But you can do things to help! Particpate in one of these Citizen Science projects. We need people to go out and monitor beach nesting birds, count butterflies and help scientists monitor potential problems before they get out of hand.

Urge legislation to BAN OFF-SHORE DRILLING, and encourage alternative energy production. (Solar is the way to go...wind vanes kill birds by the millions, and coal is NOT clean, no matter what is done to it...it is toxic, polluting and devastating. I have seen firsthand the damage here and in Ecuador.)

Email President Obama and Governor Crist, and our senators and congressmen, including your county commissioners!

THIS IS WHAT HAPPENS TO BIRDS (and other animals) that get caught in oil taken from the Boston Globe....Warning: this will break your heart. I am posting so that you and others really understand what is happening to these innocent creatures. I worked in wildlife rehabiltation and in an emergency vet hospital for many years. Many of these creatures will die before they get help, and some will die from the trauma of the rescue....

If you have wildlife experience, get HAZMAT 3 training to help with oil response. If you want to volunteer, get HAZMAT 2 training. It is free and available locally through efforts coordinated with the Wildlife Care Center in Fort Lauderdale, and the National Humane Society (contact Debbie Drake). I know that there are not enough classes offered and that the notice may be too short for many (Although I missed it on the west coast because I found out about it on the day it was offered and I was working; I just found out about the virtual training below!)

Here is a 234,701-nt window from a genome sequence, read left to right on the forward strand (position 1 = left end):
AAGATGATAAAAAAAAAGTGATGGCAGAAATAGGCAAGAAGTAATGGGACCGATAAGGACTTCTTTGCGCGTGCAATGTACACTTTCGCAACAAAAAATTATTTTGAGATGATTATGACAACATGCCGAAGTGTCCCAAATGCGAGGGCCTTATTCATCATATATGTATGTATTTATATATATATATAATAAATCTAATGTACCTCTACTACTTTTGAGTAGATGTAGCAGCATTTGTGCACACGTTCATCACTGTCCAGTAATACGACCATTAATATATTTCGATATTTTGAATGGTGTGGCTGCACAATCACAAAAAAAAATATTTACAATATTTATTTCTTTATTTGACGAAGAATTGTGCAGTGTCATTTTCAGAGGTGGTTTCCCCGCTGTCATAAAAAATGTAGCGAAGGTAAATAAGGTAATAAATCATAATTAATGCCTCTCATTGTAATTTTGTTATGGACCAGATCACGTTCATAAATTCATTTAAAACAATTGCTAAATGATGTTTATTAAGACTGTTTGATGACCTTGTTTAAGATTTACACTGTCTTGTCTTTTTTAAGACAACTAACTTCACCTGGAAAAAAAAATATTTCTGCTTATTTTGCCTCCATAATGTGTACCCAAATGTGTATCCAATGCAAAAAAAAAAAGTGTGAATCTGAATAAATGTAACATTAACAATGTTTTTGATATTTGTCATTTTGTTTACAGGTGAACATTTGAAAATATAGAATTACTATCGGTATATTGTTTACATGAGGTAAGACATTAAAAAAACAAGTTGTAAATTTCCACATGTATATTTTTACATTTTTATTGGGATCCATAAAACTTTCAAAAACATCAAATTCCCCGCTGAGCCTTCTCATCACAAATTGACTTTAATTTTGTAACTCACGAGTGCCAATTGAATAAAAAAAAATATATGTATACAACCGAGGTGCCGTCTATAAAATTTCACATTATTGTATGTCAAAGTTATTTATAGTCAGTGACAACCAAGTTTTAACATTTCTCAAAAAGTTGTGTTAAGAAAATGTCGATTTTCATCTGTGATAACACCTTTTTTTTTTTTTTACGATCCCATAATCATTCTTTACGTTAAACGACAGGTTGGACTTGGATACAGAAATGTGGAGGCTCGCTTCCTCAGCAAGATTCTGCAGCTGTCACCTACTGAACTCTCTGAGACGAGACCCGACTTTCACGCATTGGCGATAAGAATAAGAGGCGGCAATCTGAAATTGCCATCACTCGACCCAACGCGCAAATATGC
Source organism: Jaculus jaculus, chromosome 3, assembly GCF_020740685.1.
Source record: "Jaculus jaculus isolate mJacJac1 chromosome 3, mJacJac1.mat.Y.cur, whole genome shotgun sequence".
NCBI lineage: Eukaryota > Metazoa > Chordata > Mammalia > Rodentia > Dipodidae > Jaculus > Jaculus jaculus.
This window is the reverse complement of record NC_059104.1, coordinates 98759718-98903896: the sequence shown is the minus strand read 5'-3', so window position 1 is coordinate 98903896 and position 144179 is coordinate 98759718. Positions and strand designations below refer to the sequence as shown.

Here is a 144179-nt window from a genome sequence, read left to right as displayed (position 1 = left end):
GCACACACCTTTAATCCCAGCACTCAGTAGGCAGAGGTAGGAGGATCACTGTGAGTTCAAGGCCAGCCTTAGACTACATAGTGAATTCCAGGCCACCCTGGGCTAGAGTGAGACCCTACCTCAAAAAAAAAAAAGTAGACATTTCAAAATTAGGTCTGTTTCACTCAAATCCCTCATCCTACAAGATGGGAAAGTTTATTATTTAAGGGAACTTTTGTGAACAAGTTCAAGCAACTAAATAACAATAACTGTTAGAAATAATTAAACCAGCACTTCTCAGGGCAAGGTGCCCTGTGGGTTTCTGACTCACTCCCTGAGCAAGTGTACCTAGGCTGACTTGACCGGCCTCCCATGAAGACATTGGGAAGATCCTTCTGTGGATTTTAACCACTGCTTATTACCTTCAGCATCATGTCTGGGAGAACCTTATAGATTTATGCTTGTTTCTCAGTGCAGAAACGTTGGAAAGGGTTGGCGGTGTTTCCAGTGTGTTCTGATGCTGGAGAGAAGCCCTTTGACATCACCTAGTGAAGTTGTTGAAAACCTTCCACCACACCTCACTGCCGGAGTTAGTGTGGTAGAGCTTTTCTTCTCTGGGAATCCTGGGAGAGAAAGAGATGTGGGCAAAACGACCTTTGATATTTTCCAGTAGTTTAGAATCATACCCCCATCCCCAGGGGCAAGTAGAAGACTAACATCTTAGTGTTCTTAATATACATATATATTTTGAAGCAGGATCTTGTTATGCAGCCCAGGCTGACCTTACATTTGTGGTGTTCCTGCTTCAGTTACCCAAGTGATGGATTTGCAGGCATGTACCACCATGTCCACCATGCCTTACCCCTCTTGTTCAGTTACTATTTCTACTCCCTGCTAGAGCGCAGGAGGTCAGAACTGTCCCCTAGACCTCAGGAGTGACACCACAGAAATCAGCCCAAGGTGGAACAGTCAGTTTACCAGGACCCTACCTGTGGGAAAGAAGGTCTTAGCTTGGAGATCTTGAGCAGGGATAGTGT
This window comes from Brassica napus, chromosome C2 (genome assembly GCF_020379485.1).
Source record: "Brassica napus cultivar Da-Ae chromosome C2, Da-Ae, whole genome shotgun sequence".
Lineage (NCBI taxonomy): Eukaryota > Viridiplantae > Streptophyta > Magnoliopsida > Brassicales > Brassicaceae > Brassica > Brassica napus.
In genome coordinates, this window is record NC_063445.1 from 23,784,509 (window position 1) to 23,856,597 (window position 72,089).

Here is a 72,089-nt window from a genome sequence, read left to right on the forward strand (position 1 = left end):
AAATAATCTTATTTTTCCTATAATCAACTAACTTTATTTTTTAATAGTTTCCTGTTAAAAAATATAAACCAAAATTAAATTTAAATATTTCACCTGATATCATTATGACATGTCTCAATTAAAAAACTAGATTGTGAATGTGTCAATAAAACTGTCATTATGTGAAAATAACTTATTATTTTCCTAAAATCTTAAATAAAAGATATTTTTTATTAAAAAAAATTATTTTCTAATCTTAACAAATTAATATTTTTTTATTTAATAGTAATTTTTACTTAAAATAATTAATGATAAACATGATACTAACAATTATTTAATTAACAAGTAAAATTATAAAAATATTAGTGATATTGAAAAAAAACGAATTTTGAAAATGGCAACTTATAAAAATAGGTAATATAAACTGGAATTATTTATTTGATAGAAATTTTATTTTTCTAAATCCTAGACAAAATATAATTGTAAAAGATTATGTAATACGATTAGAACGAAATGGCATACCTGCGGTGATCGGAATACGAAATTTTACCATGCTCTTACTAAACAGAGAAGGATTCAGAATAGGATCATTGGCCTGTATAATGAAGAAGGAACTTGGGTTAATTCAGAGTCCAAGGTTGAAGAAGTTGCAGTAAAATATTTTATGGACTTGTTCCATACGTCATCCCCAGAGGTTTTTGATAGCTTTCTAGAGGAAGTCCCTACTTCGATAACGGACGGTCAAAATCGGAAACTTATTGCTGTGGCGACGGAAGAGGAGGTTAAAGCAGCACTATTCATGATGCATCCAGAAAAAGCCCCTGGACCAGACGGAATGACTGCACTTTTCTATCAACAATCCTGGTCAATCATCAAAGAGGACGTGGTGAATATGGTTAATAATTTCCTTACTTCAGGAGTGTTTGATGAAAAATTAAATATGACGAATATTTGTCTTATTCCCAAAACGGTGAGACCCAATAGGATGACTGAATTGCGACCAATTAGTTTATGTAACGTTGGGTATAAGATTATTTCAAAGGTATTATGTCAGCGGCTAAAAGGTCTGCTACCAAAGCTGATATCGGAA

VIRTUAL TRAINING is now available through BP's website. Take the courses online and print out your certification to help hands-on as a volunteer or rehabilitator.

If you can't take HAZMAT training, there are other ways to help. Audubon chapters are collecting towels and other necessary clean-up items, especially Dawn dishwashing liquid (the original brand only).

Hair booms don't work well, as reported by MSNC News and CBS News --it doesn't work as well as touted (it sinks to the bottom when it gets water-logged); so I stand corrected on that attempt to pass along helpful information. DON'T send any more hair to a Matter of Trust , which was collecting hair for that purpose.

For current news about the leak and how to help, contact Florida Fish and Wildlife Commission.

And visit Global Coherence Initiative in your prayers and meditations to the planet, people and animals. We need spiritual energy as much as we need physical help in this emergency....

The good news is that I'll be moving back to Miami next month :-)